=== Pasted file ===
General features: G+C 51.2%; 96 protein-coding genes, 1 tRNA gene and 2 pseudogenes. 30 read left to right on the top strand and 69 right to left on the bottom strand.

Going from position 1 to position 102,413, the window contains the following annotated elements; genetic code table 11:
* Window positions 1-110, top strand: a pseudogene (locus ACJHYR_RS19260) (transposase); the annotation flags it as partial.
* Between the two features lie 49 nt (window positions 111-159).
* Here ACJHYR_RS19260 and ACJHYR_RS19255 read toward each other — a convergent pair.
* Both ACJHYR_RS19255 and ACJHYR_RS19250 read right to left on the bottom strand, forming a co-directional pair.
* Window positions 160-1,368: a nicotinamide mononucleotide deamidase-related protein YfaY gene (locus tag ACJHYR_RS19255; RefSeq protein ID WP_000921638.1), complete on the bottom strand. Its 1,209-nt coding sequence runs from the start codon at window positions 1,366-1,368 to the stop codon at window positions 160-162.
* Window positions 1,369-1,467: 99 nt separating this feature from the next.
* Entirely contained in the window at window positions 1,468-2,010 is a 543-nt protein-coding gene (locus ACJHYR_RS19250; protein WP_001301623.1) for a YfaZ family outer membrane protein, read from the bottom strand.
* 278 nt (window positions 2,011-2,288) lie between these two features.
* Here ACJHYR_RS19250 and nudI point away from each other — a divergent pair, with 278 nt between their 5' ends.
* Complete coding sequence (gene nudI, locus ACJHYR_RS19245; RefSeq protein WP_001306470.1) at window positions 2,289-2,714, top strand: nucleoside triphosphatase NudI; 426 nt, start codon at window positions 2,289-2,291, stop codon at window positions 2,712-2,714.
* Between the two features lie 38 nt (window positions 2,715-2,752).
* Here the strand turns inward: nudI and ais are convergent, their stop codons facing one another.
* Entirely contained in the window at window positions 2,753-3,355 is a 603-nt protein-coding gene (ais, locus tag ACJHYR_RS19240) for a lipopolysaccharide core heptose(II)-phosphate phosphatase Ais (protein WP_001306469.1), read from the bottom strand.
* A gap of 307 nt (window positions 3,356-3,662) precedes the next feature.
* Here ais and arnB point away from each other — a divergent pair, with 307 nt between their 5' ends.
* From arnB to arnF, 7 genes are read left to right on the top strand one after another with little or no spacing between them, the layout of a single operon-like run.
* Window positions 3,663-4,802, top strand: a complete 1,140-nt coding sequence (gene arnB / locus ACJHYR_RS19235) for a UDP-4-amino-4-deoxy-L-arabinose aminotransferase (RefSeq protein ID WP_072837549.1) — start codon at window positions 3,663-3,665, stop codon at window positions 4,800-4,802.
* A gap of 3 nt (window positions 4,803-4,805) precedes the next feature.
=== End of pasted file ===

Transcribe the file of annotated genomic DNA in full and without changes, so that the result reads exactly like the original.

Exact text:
General features: G+C 51.2%; 96 protein-coding genes, 1 tRNA gene and 2 pseudogenes. 30 read left to right on the top strand and 69 right to left on the bottom strand.

Going from position 1 to position 102,413, the window contains the following annotated elements; genetic code table 11:
* Window positions 1-110, top strand: a pseudogene (locus ACJHYR_RS19260) (transposase); the annotation flags it as partial.
* Between the two features lie 49 nt (window positions 111-159).
* Here ACJHYR_RS19260 and ACJHYR_RS19255 read toward each other — a convergent pair.
* Both ACJHYR_RS19255 and ACJHYR_RS19250 read right to left on the bottom strand, forming a co-directional pair.
* Window positions 160-1,368: a nicotinamide mononucleotide deamidase-related protein YfaY gene (locus tag ACJHYR_RS19255; RefSeq protein ID WP_000921638.1), complete on the bottom strand. Its 1,209-nt coding sequence runs from the start codon at window positions 1,366-1,368 to the stop codon at window positions 160-162.
* Window positions 1,369-1,467: 99 nt separating this feature from the next.
* Entirely contained in the window at window positions 1,468-2,010 is a 543-nt protein-coding gene (locus ACJHYR_RS19250; protein WP_001301623.1) for a YfaZ family outer membrane protein, read from the bottom strand.
* 278 nt (window positions 2,011-2,288) lie between these two features.
* Here ACJHYR_RS19250 and nudI point away from each other — a divergent pair, with 278 nt between their 5' ends.
* Complete coding sequence (gene nudI, locus ACJHYR_RS19245; RefSeq protein WP_001306470.1) at window positions 2,289-2,714, top strand: nucleoside triphosphatase NudI; 426 nt, start codon at window positions 2,289-2,291, stop codon at window positions 2,712-2,714.
* Between the two features lie 38 nt (window positions 2,715-2,752).
* Here the strand turns inward: nudI and ais are convergent, their stop codons facing one another.
* Entirely contained in the window at window positions 2,753-3,355 is a 603-nt protein-coding gene (ais, locus tag ACJHYR_RS19240) for a lipopolysaccharide core heptose(II)-phosphate phosphatase Ais (protein WP_001306469.1), read from the bottom strand.
* A gap of 307 nt (window positions 3,356-3,662) precedes the next feature.
* Here ais and arnB point away from each other — a divergent pair, with 307 nt between their 5' ends.
* From arnB to arnF, 7 genes are read left to right on the top strand one after another with little or no spacing between them, the layout of a single operon-like run.
* Window positions 3,663-4,802, top strand: a complete 1,140-nt coding sequence (gene arnB / locus ACJHYR_RS19235) for a UDP-4-amino-4-deoxy-L-arabinose aminotransferase (RefSeq protein ID WP_072837549.1) — start codon at window positions 3,663-3,665, stop codon at window positions 4,800-4,802.
* A gap of 3 nt (window positions 4,803-4,805) precedes the next feature.